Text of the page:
The emotional centre of Whip It lies with Bliss' relationships with her team-mates and her family, her mother in particular. The story isn't anti-male by any stretch of the proverbial imagination, but it isn't about men, which I suspect goes more than some ways towards explaining its commercial failure.
Whip It is well-crafted, humane mind-candy, a romantic comedy in the platonic sense. The viewer believes in Bliss and comes to care about her passion for roller-derby (the film also very briefly makes it clear how the bloody game is played, something I never had understood before!) and in her rookie's ability to lead it to victory. As with any good sports movie, we find ourselves become fans; we start to cheer for the Hurl Scouts and we by-damn want them to win that inevitable championship game! Solidly entertaining, it stands up to repeat viewings and deserves to find success on home-video that it couldn't find in theatres.
Even more deserving of a second chance is Sally Wainwright's The Amazing Mrs. Pritchard, a far more ambitious, more sophisticated and much more complex story about women which addresses feminism head-on while not being "about" feminism — Wainwright is far too good a story-teller to fall into the trap of didacticism, even as her characters discuss the ins-and-outs of, for example, budgetary policies.
And yet, I don't think it was the very realistic backroom politics nor the emphasis policy questions, which caused The Amazing Mrs. Pritchard to bleed nearly a million viewers between its first episode and its sixth.
No, besides the lousy numbers, The Amazing Mrs. Pritchard shares only one other significant element with Whip. Namely, that it too features men (and not too many of them) only in supporting roles.
The story opens in a way that, by all rights, ought to appeal to anyone who has watched Question Period or a press conference with a politician and thought or exclaimed, "I could do better than that!
Rozz Pritchard is a wife, a mother and the manager of a grocery store. She's a competent and canny boss who nevertheless is well-liked and well-respected by her employees, character facts Wainwright provides in a tightly-scripted introductory scene of only a couple of minutes duration.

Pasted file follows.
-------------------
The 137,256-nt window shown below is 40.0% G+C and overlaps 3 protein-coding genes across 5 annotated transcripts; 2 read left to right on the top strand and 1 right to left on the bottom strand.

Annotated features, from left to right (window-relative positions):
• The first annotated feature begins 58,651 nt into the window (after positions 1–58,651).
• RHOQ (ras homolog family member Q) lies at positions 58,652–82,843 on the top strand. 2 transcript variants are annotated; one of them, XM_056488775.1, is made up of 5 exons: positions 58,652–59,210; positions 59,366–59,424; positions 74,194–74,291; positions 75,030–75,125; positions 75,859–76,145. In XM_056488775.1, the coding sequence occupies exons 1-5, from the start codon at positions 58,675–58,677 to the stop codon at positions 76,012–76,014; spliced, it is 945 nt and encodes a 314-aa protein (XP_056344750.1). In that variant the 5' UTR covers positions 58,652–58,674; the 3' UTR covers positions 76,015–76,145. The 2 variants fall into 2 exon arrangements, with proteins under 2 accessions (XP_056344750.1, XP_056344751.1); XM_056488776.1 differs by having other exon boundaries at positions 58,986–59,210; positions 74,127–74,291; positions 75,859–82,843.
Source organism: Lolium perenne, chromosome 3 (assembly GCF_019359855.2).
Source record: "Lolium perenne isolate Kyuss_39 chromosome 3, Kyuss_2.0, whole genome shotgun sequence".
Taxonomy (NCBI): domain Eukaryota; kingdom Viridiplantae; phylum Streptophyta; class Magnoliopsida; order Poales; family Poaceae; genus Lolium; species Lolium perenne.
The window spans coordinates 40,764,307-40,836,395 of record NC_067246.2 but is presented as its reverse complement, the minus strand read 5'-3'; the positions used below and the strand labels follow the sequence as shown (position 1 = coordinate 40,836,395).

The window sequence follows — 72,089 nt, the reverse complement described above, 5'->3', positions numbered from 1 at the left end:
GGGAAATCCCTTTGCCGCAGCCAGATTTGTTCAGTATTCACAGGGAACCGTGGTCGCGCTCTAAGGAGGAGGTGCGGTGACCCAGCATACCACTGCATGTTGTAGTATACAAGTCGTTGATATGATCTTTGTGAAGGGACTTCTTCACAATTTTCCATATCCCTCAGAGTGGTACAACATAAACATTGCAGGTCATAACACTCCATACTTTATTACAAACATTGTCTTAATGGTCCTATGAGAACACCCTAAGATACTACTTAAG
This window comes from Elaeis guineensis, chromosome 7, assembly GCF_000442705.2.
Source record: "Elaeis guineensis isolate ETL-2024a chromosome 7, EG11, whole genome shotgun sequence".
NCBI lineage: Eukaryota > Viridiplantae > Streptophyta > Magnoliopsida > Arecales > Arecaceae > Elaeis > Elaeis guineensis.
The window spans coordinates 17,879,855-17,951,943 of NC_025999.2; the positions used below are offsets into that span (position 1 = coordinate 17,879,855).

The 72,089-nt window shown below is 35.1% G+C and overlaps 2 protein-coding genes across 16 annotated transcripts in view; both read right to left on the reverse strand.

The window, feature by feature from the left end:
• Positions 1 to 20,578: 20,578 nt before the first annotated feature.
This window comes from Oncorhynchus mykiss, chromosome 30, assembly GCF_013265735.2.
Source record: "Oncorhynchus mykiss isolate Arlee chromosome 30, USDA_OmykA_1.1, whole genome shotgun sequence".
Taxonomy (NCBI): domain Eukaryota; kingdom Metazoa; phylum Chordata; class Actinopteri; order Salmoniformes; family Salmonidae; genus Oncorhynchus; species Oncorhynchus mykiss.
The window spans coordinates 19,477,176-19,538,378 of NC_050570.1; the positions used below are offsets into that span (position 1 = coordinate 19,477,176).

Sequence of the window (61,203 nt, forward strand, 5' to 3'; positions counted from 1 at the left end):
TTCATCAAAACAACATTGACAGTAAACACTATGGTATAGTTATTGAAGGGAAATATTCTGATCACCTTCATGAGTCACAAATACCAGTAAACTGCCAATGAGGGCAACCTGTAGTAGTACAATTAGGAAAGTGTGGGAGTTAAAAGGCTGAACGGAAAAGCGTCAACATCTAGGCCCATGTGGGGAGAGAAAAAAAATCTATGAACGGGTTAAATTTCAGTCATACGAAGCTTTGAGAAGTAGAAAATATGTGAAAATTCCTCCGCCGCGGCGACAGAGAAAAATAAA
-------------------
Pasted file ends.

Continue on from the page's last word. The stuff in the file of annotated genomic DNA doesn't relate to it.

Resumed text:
So, when she confronts a pair of campaigning politicians who have come to blows outside her the store, the viewer believes her when she shouts them down and agrees with the clerk who tells her she ought to run for office.
Needless to say, she does and, by the end of the first episode, finds herself the Prime Minister-elect of Great Britain. (No more spoilers; I permitted myself that one because there really isn't a series without that early victory.)
The next five episodes explore an unrealistic conceit in a rigorously realistic fashion. Like a serious science fiction what-if story, Wainwright posits one major change to the reality we know, then explores that change's repercussions with a keen wit and (fortunately) equally keen sense of humour and of personal drama.
With the exception of then-unknown Cary Mulligan, Mrs. Pritchard is cast almost entirely of women middle-aged or older, few of woman are shaped like the women from Desperate Housewives and none of whom dress like them. To make matters worse (or "worse"), Mrs. Pritchard is also almost entirely devoid of significant male characters. Of the two in evidence, one is a callow youth involved with a much older (and much more powerful) woman, the other is Mr. Pritchard, somewhat unhappy in his unexpected role as the Prime Minister's husband, and harbouring a dangerous secret, to boot.
And, as I said above, that is the common trait the series shares with the movie: women's friendships and rivalries are the story, not how their lives interact with men. And for some reason, it seems as if even women aren't much interested in watching such stories. Which is strange (or ought to be strange), since no one seems to give a second thought to films that don't include a woman in any significant role at all — but the reverse seems to be problematic, a problem made worse by the apparent fact that women seem little more interest in stories about women than men are.
And that's a shame, because the more often such stories fail to find an audience, the harder it will be for another one to be made.
Sally Wainwright and Shauna Cross, with the collaborators, have both created entertainments that by all rights should have found broad (no pun intended) and enthusiastic audiences.
Though International Women's Day has come and gone for another year, women and men can still strike a small blow for a more inclusive world by voting for something different with their wallets. It would be a small gesture, but not an insignificant one, to hunt down and rent either the movie or the series — and a gesture you'll enjoy, too boot.
Oh yes, and while I'm pimping myself, I suppose I ought to mention the editorial I wrote for this weeks True North Perspective.